Wednesday, July 13, 2016

The Gaijin Summer Survival Kit

Believe me when I say that the irony of the most popular Nintendo game in recent history not yet being released in Nintendo’s homeland of Japan while I am in Japan is not an irony which is lost on me.  

(though I did manage to catch a server test the other day while it was up for an hour… and then I also caught an Evee.)

In any case, best get my weekly blog post in before PokemonGO *does* release in Japan because lord knows that I will fall into that void for at least a week or so.

So.  This was the weather report this morning while I waited at the train stop.  That’s 9:15AM.  30 seconds after I took this screen shot a wave of torrential rain fell from the sky while the earth continued to reach higher and higher tempreatures.  How does anyone survive the temperature/ humidity/ sudden downpours that are so common during this season? 

Let me introduce you to... My Gaijin Summer Survival Kit
this stuff (minus the hat) lives in my backpack all summer long.

  1. Sunglasses.  Because when it isn’t raining, there seems to be an endless supply of windows and other various reflective surfaces which will surely burn out your retinas. 
  2. Brimmed hat.  See above reasons.  Also it keeps your ear-tips from getting sunburned and crispy like you’re growing bacon on the sides of your face.
  3. Sweat-rag.  Because you sweat when it’s hot and then when there’s so much humidity in the air that you’re basically walking through a soggy sponge on your commute, that air isn’t going to let any of the aforementioned sweat evaporate.  Take matters into your own hands.  Your handy dandy sweat rag is your new bestie.  
  4. Umbrella.  Because it rains so much harder when you don’t have one.  The heavens… they know.  
  5. Ever-cool neck towel.  You add water - hot or cold, doesn’t even matter! - and then place this thing around the back of your neck.  As this towel slowly dries out it magically stays cool, and by proxy, keeps you cool too.  I don’t understand this magic, but I am thankful to our unicorn overlords for bestowing their gift upon us.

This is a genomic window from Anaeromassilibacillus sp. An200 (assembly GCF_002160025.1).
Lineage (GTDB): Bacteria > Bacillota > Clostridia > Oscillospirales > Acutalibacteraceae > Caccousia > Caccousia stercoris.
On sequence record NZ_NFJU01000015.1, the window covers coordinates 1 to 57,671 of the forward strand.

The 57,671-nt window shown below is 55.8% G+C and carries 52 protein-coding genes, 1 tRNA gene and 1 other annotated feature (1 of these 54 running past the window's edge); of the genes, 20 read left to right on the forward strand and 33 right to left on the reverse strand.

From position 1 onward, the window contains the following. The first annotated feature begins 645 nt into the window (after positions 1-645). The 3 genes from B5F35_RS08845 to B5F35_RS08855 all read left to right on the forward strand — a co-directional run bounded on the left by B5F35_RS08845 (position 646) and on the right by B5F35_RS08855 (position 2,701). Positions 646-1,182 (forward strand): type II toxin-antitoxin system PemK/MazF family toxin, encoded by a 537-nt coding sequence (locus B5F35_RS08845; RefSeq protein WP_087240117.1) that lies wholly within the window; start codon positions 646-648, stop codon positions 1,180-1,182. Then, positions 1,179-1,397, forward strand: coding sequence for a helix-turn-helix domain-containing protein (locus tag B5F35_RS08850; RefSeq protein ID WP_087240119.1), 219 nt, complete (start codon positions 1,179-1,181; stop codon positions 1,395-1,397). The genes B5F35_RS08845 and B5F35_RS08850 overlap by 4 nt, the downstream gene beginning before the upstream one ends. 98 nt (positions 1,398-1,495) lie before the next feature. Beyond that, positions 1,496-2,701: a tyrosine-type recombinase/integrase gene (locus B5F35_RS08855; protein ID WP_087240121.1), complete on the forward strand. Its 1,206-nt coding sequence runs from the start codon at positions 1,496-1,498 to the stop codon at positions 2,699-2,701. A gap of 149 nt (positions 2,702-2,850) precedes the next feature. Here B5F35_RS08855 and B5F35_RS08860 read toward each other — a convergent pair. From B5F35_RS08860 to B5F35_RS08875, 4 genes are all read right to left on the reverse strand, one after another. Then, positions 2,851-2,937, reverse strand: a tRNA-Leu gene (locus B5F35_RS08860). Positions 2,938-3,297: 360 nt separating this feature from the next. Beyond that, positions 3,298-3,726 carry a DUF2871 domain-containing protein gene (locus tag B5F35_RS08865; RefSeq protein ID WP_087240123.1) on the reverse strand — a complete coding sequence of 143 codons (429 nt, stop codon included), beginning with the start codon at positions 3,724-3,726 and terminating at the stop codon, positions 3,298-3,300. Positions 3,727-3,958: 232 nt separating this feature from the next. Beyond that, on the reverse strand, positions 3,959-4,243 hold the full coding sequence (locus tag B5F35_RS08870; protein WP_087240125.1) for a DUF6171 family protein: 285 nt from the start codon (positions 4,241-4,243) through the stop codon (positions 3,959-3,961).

6. Bottled water.  ...Or at least 110 yen in your pocket so you can buy a bottle of water at the next vending machine.  Or better yet both.  You’ll need it.  Stay hydrated folks!
  7. Oil Blotting Paper.  The post sweat-rag option for when you’ve found your destination and have managed to get yourself back inside a building (preferably a building with Air-Con*).  A handy maneuver to look a little less like you visited an olive oil factory and fell into the processing tank.
  8. Hair Style Reset Wipes. These claim to take the excess oils and sweat out of your hair once you’ve successfully escaped the outdoors.  They don’t really “reset” your style to it’s original condition, but they do make you feel a little less gross if'n you don’t have immediate access to a shower.
  9. Body spray fragrance in travel size.  Because no matter how amazing your deodorant, it doesn’t last as long as you need it to in this weather.   However, just so we’re very clear, body spray is no excuse to skip the deodorant.  I wish I could tattoo this sentiment on the people I always get stuck next to on crowded trains.